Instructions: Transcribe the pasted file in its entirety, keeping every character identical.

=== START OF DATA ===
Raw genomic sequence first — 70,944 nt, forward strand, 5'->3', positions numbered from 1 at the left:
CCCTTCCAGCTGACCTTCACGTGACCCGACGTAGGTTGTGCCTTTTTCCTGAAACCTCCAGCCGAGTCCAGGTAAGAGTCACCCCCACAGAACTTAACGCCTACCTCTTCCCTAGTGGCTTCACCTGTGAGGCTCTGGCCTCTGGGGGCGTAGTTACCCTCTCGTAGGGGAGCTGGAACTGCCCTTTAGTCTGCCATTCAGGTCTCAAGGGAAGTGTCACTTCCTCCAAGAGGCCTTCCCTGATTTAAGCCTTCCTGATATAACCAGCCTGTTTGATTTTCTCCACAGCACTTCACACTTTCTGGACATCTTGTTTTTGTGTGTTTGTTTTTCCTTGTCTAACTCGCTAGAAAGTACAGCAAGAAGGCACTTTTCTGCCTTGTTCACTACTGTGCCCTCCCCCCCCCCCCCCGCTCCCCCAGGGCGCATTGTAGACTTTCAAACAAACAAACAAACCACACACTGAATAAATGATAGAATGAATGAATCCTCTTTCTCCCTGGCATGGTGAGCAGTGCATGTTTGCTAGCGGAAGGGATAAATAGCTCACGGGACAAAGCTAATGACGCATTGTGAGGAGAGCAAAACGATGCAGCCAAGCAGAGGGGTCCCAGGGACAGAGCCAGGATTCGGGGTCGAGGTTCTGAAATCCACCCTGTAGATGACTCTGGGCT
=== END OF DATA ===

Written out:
Raw genomic sequence first — 70,944 nt, forward strand, 5'->3', positions numbered from 1 at the left:
CCCTTCCAGCTGACCTTCACGTGACCCGACGTAGGTTGTGCCTTTTTCCTGAAACCTCCAGCCGAGTCCAGGTAAGAGTCACCCCCACAGAACTTAACGCCTACCTCTTCCCTAGTGGCTTCACCTGTGAGGCTCTGGCCTCTGGGGGCGTAGTTACCCTCTCGTAGGGGAGCTGGAACTGCCCTTTAGTCTGCCATTCAGGTCTCAAGGGAAGTGTCACTTCCTCCAAGAGGCCTTCCCTGATTTAAGCCTTCCTGATATAACCAGCCTGTTTGATTTTCTCCACAGCACTTCACACTTTCTGGACATCTTGTTTTTGTGTGTTTGTTTTTCCTTGTCTAACTCGCTAGAAAGTACAGCAAGAAGGCACTTTTCTGCCTTGTTCACTACTGTGCCCTCCCCCCCCCCCCCCGCTCCCCCAGGGCGCATTGTAGACTTTCAAACAAACAAACAAACCACACACTGAATAAATGATAGAATGAATGAATCCTCTTTCTCCCTGGCATGGTGAGCAGTGCATGTTTGCTAGCGGAAGGGATAAATAGCTCACGGGACAAAGCTAATGACGCATTGTGAGGAGAGCAAAACGATGCAGCCAAGCAGAGGGGTCCCAGGGACAGAGCCAGGATTCGGGGTCGAGGTTCTGAAATCCACCCTGTAGATGACTCTGGGCT